Jump to content


  • Content Count

  • Joined

  • Last visited

Community Reputation


About smidsy

  • Rank
  • Birthday 03/12/1987

Profile Information

  • Gender
  • Location

LabVIEW Information

  • Version
    LabVIEW 2014
  • Since

Recent Profile Visitors

1,176 profile views
  1. I am happy that they finally realized, that the NXG idea is a way far from being somewhat practical or pragmatic. I am very sad it took NI so long to understand it. If I were NI I would probably go for changing the underlying engine and software stack and would rewrite LabVIEW completely, if I realize that the LabVIEW source code has reached it's end-of-life state and is very hard to maintain. This was one of the driving forces according to the information I got from NI during CLA Summit 2019. But I would never ever change (at first) the interface to the Users and to Developers and r
  2. Hi, You can actually typecast your DVR reference to U32 value (pointer) and back. You can store this U32 number in a helper class, that will represent your API. Or, if you decide to go with a helper API class, then you actually don't need to typecast it to U32 - just store the DVR inside the public API helper class:
  3. Posted also on forums.ni: http://forums.ni.com/t5/LabVIEW/Excluding-instr-lib-folder-from-Project-Save-For-Previous/td-p/3760288
  4. Hi, I would like to automate downgrading process for few LabVIEW projects from LV17 to LV14. I use Project.Save for Previous method and it works fine for simple projects. It ignores everything that lives in vi.lib (KB). But if I have a project that refers to toolkits located in instr.lib like instrument drivers, NI-DMM or NI-DCPower, saving for previous exports some of them to my destination folder. Interesting fact: I receive a warning, that NI-DMM and NI-DCPower were not converted (good news), but niModInst (part of NI-DCPower) was! And, of course, third-party instrument drivers (P
  5. Yes, I agree, if something isn't right with a third-party toolkit, and you need to fix it quickly, you would probably want to look inside instead of exchanging emails with a support team. An then you open the block diagram with your favourite password cracker and realize, that the paid toolkit code is ugly and dirty, and you can definitely make it better. You copy and paste (or just take some ideas from the code), adjust it here and there, and reuse. It is not that bad in general, but my boss would not be happy Good point. Not sure that this is enough though. Will inlining make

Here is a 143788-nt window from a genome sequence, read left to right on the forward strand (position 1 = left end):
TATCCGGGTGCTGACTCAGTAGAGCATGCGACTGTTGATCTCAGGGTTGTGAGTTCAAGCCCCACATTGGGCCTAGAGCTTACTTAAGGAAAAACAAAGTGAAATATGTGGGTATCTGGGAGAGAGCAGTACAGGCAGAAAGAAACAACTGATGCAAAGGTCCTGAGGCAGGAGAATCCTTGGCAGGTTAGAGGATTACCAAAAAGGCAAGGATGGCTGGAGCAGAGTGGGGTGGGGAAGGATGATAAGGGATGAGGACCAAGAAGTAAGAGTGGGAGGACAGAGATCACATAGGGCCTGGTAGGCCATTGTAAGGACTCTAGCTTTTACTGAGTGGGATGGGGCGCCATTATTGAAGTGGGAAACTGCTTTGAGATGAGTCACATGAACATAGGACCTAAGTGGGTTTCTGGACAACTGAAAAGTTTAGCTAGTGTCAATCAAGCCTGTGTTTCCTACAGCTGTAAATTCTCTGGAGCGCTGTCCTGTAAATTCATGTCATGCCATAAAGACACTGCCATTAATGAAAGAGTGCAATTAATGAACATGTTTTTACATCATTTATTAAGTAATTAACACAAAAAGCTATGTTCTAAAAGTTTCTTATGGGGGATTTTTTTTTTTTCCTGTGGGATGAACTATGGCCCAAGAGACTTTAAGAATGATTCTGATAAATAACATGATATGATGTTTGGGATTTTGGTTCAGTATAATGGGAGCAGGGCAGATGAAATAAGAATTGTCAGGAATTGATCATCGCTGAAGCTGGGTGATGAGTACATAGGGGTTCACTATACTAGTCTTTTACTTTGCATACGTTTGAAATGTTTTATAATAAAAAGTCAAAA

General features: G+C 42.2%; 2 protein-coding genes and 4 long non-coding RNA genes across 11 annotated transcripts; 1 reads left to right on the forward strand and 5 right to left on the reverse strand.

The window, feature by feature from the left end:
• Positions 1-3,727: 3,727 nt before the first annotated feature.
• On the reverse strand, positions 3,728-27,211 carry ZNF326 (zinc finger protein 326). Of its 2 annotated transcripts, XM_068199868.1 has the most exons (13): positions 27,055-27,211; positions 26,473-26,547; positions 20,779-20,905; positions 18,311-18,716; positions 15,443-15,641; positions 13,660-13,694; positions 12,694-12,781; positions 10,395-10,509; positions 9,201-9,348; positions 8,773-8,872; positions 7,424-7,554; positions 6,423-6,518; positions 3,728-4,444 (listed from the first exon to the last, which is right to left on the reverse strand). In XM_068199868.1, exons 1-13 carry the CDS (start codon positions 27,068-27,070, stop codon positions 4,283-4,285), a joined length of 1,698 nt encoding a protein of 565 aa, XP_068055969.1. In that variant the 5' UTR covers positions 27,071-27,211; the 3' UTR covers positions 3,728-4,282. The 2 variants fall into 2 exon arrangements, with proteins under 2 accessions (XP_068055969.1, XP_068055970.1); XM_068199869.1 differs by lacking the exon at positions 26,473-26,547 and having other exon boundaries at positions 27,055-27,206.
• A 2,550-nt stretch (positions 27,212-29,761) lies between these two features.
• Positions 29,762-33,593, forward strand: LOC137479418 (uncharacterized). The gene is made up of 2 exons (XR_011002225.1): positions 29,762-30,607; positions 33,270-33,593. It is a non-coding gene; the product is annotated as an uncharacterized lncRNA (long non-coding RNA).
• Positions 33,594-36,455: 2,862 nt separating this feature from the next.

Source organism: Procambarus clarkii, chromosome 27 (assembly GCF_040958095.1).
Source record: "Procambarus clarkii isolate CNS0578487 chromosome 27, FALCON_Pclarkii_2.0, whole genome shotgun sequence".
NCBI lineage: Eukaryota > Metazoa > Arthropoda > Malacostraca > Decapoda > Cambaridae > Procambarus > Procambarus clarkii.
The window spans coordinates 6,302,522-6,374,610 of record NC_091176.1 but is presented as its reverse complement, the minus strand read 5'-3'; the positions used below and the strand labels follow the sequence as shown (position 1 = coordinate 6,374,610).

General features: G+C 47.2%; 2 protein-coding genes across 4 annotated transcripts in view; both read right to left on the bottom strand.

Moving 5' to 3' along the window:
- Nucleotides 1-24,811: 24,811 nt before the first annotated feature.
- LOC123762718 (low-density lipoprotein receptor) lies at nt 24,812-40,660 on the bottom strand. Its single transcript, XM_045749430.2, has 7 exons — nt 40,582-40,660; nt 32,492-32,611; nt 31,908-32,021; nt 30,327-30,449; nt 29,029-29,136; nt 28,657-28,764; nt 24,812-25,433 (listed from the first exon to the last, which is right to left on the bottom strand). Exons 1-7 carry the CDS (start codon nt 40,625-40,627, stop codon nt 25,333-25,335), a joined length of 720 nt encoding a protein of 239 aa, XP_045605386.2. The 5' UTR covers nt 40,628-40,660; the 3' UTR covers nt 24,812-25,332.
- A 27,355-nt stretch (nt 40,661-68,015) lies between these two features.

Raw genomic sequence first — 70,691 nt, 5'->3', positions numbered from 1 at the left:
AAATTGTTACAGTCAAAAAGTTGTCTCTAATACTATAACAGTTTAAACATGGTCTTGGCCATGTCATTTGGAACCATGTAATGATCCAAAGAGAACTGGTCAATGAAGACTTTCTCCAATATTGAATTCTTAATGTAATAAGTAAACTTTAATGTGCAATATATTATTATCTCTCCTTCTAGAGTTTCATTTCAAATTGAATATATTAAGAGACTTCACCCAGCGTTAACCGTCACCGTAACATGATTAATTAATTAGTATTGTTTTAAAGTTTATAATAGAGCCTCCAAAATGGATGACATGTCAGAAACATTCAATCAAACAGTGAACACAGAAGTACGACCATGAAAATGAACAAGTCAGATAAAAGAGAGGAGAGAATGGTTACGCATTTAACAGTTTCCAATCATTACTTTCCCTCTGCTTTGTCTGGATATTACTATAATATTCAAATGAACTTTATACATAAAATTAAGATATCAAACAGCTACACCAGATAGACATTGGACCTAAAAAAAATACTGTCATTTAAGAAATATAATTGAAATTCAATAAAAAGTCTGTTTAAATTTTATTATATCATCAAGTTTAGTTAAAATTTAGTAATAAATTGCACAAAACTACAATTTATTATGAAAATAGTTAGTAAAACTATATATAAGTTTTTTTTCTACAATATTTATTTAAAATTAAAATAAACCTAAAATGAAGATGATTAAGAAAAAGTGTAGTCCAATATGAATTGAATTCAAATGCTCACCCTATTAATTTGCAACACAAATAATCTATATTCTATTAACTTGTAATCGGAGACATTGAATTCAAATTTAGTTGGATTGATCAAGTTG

6. Hi, I would like to implement a Run-time license checking mechanism that will enable or disable some parts of my LabVIEW API depending on a license status. After reading numerous discussions here on the forum (We need a new password cracker :( , Low level VI data editor (warning: not for production use!) , I found some more hidden INI keys, Password Security in LabVIEW) I realised few things: - reverse engineering in a LabVIEW-related field seems to be a doable task for some smart people, - password protection on block diagrams does not protect your IP, it is more of a "r
  7. Hi Aristos, Thanks, good to know this! Other questions (very trivial I guess) that came to my mind: 1. Is it possible to configure the size of a Panel? Restrict resizing? 2. I opened one of the examples and zoomed out. Why do I have the white space around my UI and then the gray space (I suppose the limits of my panel)? 3. How should zooming feature on front panels work in a compiled application? Would it be possible to control it programmatically (restrict or allow zooming, zoom to a specific value)? Am I alone seeing new panels a little bit strange?
  8. I feel uncomfortable with this too. But maybe I just need to get used to it. This is a screenshot of Microsoft Visual Studio designer: When designing in Visual Studio, you can choose between WYSIWYG, XML or split design modes. It makes sense and it is very practical from my point of view. You can zoom in or zoom out on your application window, and you get the perspective of how it will look like. Is it possible to do the same in NXG?
  9. Tim_S, Yes, I agree, this would be the best solution to the problem with having multiple apps referring to one set of Core PPLs. Each application build process though needs to copy all static Core PPLs to its own ..\Shared\ folder.
  10. Hi Tim_S, Hi smithd, Yes, that is what I did. I have my parent classes from PPL dropped on my block diagram in the application. I have also few child classes that are dynamically loaded using the mentioned Packed Library palette. Parent classes are stored in few PPLs (Core PPLs). Child classes are also stored in few other PPLs (Plugin PPLs). They are loaded dynamically. I plan to have more than one application on one PC that uses Core PPLs and Plugin PPLs. I also plan to update the functionality (fixing bugs, extending functionality etc.) in both Core and Plugins PPLs in
  11. Hi All, I have an application that uses PPL (Packed project library). During the build process of my application LabVIEW copies the PPL to build/My App Folder/data. I can run the application afterwards. If the PPL is deleted or moved later from this ../data/ directory I no longer can run the app. Is there a way to dynamically link and load PPL from another location? I've tried using viSearchPath for this but unfortunately it doesn't work. Thanks, Nikita. also posted here http://forums.ni.com/t5/LabVIEW/Create-a-link-to-PPL-Packed-Project-L
  • Create New...

Important Information

By using this site, you agree to our Terms of Use.